In many ways, the people who run the fashion industry are like the worst kind of children: cruel and remorseless, with zero sense of personal accountability for the harm they cause. And until someone sets their boundaries, they will continue to tyrannize- as they have been for decades. They can never, and will never, behave responsibily. The Madrid solution is the ONLY solution.
Kaitlynn is offline   Reply With Quote
Old 20th November 2006   #6
MelanieW
Senior Member
 
Join Date: July 2005
Posts: 441
Default Re: ANOTHER model DIES of anorexia

Quote:
Originally Posted by vargas
I wonder how long this phenomenon has gone on. Until very recently, one never even heard a peep from the media or the fashion industry about young models dying from anorexia. I suspect many have died, and that it is only now coming to light for the public to see.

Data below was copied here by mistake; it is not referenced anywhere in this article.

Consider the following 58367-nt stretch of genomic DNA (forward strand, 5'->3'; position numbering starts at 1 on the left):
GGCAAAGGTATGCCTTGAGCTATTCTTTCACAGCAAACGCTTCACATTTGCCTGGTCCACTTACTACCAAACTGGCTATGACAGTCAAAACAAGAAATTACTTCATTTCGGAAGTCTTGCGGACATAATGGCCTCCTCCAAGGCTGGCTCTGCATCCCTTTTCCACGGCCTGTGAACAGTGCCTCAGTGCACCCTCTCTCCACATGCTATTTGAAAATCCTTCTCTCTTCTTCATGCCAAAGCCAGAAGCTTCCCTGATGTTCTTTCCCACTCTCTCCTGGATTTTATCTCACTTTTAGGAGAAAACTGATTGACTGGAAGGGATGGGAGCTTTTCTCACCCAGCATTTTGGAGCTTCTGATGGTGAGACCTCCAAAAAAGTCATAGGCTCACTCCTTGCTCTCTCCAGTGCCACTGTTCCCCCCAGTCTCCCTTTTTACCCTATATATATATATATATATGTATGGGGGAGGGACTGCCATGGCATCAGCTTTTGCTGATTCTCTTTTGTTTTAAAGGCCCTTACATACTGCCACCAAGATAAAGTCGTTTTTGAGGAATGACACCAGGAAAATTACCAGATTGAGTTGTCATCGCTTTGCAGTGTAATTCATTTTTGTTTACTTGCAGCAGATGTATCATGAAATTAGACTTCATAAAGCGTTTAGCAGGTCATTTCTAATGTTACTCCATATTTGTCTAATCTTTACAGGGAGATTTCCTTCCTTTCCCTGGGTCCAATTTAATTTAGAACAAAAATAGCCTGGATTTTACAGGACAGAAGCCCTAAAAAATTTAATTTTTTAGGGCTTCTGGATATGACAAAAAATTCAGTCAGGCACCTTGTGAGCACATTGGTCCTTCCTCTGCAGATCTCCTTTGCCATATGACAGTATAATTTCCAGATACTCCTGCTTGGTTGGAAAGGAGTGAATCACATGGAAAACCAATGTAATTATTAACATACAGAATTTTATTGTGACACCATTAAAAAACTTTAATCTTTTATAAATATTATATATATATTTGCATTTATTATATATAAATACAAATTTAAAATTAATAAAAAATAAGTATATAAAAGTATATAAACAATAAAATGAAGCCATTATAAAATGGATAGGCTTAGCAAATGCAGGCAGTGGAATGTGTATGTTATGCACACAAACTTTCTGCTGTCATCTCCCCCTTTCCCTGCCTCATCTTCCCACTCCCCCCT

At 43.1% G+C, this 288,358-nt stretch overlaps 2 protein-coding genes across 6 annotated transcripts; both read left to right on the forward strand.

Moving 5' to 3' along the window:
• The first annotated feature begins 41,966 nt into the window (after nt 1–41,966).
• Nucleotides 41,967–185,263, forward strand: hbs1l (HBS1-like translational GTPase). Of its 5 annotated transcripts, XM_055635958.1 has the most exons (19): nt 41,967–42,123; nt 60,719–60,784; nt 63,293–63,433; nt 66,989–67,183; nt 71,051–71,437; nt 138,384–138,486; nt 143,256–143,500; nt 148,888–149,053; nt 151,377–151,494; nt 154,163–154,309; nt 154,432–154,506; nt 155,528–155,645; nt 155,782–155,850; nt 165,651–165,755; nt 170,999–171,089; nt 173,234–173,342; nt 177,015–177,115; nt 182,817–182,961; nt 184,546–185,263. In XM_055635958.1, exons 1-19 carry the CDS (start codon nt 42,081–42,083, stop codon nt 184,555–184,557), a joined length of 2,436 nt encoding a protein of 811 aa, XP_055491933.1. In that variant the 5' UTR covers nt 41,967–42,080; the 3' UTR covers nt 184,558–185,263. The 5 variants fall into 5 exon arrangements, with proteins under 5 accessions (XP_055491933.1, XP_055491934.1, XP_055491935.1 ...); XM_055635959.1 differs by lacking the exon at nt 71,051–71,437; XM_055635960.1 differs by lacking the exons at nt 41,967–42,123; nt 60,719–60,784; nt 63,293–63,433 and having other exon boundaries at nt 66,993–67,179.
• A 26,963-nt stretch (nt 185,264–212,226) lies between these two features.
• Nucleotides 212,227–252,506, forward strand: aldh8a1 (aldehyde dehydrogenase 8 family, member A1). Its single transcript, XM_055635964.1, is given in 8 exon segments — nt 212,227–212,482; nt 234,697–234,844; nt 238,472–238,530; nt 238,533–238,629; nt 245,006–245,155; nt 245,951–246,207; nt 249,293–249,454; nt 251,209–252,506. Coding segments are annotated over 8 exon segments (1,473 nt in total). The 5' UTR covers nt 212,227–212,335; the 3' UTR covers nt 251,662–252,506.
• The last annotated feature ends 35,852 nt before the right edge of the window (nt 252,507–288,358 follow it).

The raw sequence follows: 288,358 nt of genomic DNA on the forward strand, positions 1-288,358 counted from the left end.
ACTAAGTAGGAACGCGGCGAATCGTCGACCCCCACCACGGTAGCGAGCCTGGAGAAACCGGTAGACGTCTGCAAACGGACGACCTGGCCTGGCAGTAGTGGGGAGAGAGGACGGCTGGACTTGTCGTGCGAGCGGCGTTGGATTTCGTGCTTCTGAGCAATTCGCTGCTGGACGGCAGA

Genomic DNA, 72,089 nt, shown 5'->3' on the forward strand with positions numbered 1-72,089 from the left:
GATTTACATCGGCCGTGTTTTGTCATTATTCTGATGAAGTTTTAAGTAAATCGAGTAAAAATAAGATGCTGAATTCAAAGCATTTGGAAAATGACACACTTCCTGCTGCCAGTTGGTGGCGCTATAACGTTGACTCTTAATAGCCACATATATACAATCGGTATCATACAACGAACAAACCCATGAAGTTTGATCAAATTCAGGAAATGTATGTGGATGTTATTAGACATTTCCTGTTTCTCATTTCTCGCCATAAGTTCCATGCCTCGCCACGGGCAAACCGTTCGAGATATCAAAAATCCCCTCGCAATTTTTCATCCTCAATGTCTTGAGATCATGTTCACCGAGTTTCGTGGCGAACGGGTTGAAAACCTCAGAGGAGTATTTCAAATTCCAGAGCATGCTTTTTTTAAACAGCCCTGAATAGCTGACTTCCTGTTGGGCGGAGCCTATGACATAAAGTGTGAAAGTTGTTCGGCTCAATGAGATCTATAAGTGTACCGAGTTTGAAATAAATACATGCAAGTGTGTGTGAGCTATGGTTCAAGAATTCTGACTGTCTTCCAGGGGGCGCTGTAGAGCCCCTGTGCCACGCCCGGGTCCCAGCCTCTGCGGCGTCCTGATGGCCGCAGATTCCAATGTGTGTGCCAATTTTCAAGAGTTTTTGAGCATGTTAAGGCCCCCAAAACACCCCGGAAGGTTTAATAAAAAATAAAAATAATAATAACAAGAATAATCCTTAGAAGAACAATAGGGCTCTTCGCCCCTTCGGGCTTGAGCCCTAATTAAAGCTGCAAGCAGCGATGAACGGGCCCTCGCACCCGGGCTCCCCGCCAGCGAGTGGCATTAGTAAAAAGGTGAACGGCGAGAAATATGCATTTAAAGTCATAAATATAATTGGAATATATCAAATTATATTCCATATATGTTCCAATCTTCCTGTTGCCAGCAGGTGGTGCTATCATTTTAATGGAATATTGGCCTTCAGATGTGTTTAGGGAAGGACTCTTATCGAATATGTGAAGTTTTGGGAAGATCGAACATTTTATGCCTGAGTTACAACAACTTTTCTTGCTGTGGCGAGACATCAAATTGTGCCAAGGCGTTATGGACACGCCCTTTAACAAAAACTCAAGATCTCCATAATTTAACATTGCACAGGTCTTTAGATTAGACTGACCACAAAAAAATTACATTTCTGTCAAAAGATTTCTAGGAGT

I have no doubt that youre right about this. No one even heard of the Luisel Ramos tragedy until the Madrid ban started getting worldwide attention. If it hadnt been for that, her death would have been hushed up completely.

In a way, these model deaths due to anorexia take modern-day fashion to its (horrifying) logical conclusion. The designers constantly put models on the runway who have a cadaverously thin appearance, with jutting bones and protruding ribcages, like walking corpses. It is a Death Aesthetic, and these tragedies are the logical fulfillment of that inhuman, anti-life aesthetic.

I have a grim vision in my mind of a truthful fashion show - a runway show consisting of a parade of coffins, signifying all of the models, and all of the women, who have died of the anorexia that these fashion designers have promoted.